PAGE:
From Wikipedia, the free encyclopedia
Jump to navigation Jump to search
Porcelain crabs resemble crabs, but are more closely related to squat lobsters and hermit crabs.

In evolutionary biology, carcinisation (or carcinization) is a hypothesised process whereby a crustacean evolves into a crab-like form from a non-crab-like form. The term was introduced by L. A. Borradaile, who described it as "one of the many attempts of Nature to evolve a crab".[1]

Carcinisation is believed to have occurred independently in at least five groups of decapod crustaceans[2], most notably king crabs,[3][4] which most scientists believe evolved from hermit crab ancestors. The other examples are the family Porcellanidae, or porcelain crabs (which are closely related to squat lobsters),[5] the hairy stone crab Lomis hirta,[6] the coconut crab Birgus latro, and true crabs.[7] The example of king crabs (family Lithodidae) evolving from hermit crabs has been particularly well studied and, although some doubt this theory, there is considerable evidence in its favour. For example: most hermit crabs are asymmetrical, so that they fit well into spiral snail shells; the abdomens of king crabs, even though they do not use snail shells for shelter, are also asymmetrical.[8][9][10][11]

An exceptional form of carcinisation, termed "hypercarcinisation", is seen in the porcelain crab Allopetrolisthes spinifrons.[12] In addition to the shortened body form, A. spinifrons also shows similar sexual dimorphism to that seen in true crabs, where males have a shorter pleon than females.[12]


  1. ^ Patsy A. McLaughlin; Rafael Lemaitre (1997). "Carcinization in the anomura – fact or fiction? I. Evidence from adult morphology". Contributions to Zoology. 67 (2): 79–123. Archived from the original on 2012-07-07. PDF
  2. ^ Jonas Keiler; Christian S. Wirkner; Stefan Richter (2017). "One hundred years of carcinization – the evolution of the crab-like habitus in Anomura (Arthropoda: Crustacea)". Biological Journal of the Linnean Society. 121: 200–222. doi:10.1093/biolinnean/blw031.
  3. ^ Jonas Keiler; Stefan Richter; Christian S. Wirkner (2013). "Evolutionary morphology of the hemolymph vascular system in hermit and king crabs (Crustacea: Decapoda: Anomala)". Journal of Morphology. 274 (7): 759–778. doi:10.1002/jmor.20133. PMID 23508935.
  4. ^ Jonas Keiler; Stefan Richter; Christian S. Wirkner (2015). "The anatomy of the king crab Hapalogaster mertensii Brandt, 1850 (Anomura: Paguroidea: Hapalogastridae) – new insights into the evolutionary transformation of hermit crabs into king crabs". Contributions to Zoology. 84 (2): 149–165.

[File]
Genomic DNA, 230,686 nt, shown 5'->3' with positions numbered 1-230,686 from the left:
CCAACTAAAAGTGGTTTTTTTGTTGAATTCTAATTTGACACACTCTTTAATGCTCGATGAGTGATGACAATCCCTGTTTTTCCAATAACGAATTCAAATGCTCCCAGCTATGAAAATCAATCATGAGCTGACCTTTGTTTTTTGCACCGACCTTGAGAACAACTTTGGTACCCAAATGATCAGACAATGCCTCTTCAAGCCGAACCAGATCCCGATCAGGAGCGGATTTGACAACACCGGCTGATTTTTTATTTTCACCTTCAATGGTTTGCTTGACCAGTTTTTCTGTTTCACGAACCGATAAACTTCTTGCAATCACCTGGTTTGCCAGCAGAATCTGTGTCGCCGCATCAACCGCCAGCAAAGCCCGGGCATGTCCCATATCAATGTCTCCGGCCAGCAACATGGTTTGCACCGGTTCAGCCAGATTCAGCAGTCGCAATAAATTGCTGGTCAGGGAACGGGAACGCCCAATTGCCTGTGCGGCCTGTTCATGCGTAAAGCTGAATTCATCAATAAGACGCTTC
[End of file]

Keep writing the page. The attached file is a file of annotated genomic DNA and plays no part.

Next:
5. ^ Jonas Keiler; Stefan Richter; Christian S. Wirkner (2014). "Evolutionary morphology of the organ systems in squat lobsters and porcelain crabs (Crustacea: Decapoda: Anomala): an insight into carcinization". Journal of Morphology. 276: 1–21. doi:10.1002/jmor.20311. PMID 25156549.
  6. ^ Jonas Keiler; Stefan Richter; Christian S. Wirkner (2016). "Revealing their innermost secrets: an evolutionary perspective on the disparity of the organ systems in anomuran crabs (Crustacea: Decapoda: Anomura)". Contributions to Zoology. 85 (4): 361–386.
  7. ^ C. L. Morrison; A. W. Harvey; S. Lavery; K. Tieu; Y. Huang; C. W. Cunningham (2001). "Mitochondrial gene rearrangements confirm the parallel evolution of the crab-like form" (PDF). Proceedings of the Royal Society B: Biological Sciences. 269 (1489): 345–350. doi:10.1098/rspb.2001.1886. PMC 1690904. PMID 11886621.
  8. ^ C. W. Cunningham; N. W. Blackstone; L. W. Buss (1992). "Evolution of king crabs from hermit crab ancestors". Nature. 355 (6360): 539–542. Bibcode:1992Natur.355..539C. doi:10.1038/355539a0. PMID 1741031.
  9. ^ Patsy A. McLaughlin; Rafael Lemaitre; Christopher C. Tudge (2004). "Carcinization in the Anomura – fact or fiction? II. Evidence from larval, megalopal and early juvenile morphology". Contributions to Zoology. 73 (3): 165–205.
  10. ^ Ling Ming Tsang; Tin-Yam Chan; Shane T. Ahyong; Ka Hou Chu (2011). "Hermit to king, or hermit to all: multiple transitions to crab-like forms from hermit crab ancestors". Systematic Biology. 60 (5): 616–629. doi:10.1093/sysbio/syr063. PMID 21835822.
  11. ^ Rafael Lemaitre; Patsy A. McLaughlin (2009). "Recent advances and conflicts in concepts of anomuran phylogeny (Crustacea: Malacostraca)" (PDF). Arthropod Systematics & Phylogeny. 67 (2): 119–135.
  12. ^ a b Alexandra Hiller; Carlos Antonio Viviana; Bernd Werding (2010). "Hypercarcinisation: an evolutionary novelty in the commensal porcellanid Allopetrolisthes spinifrons (Crustacea: Decapoda: Porcellanidae)" (PDF). Nauplius. 18 (1): 95–102. Archived from the original (PDF) on 2012-04-25.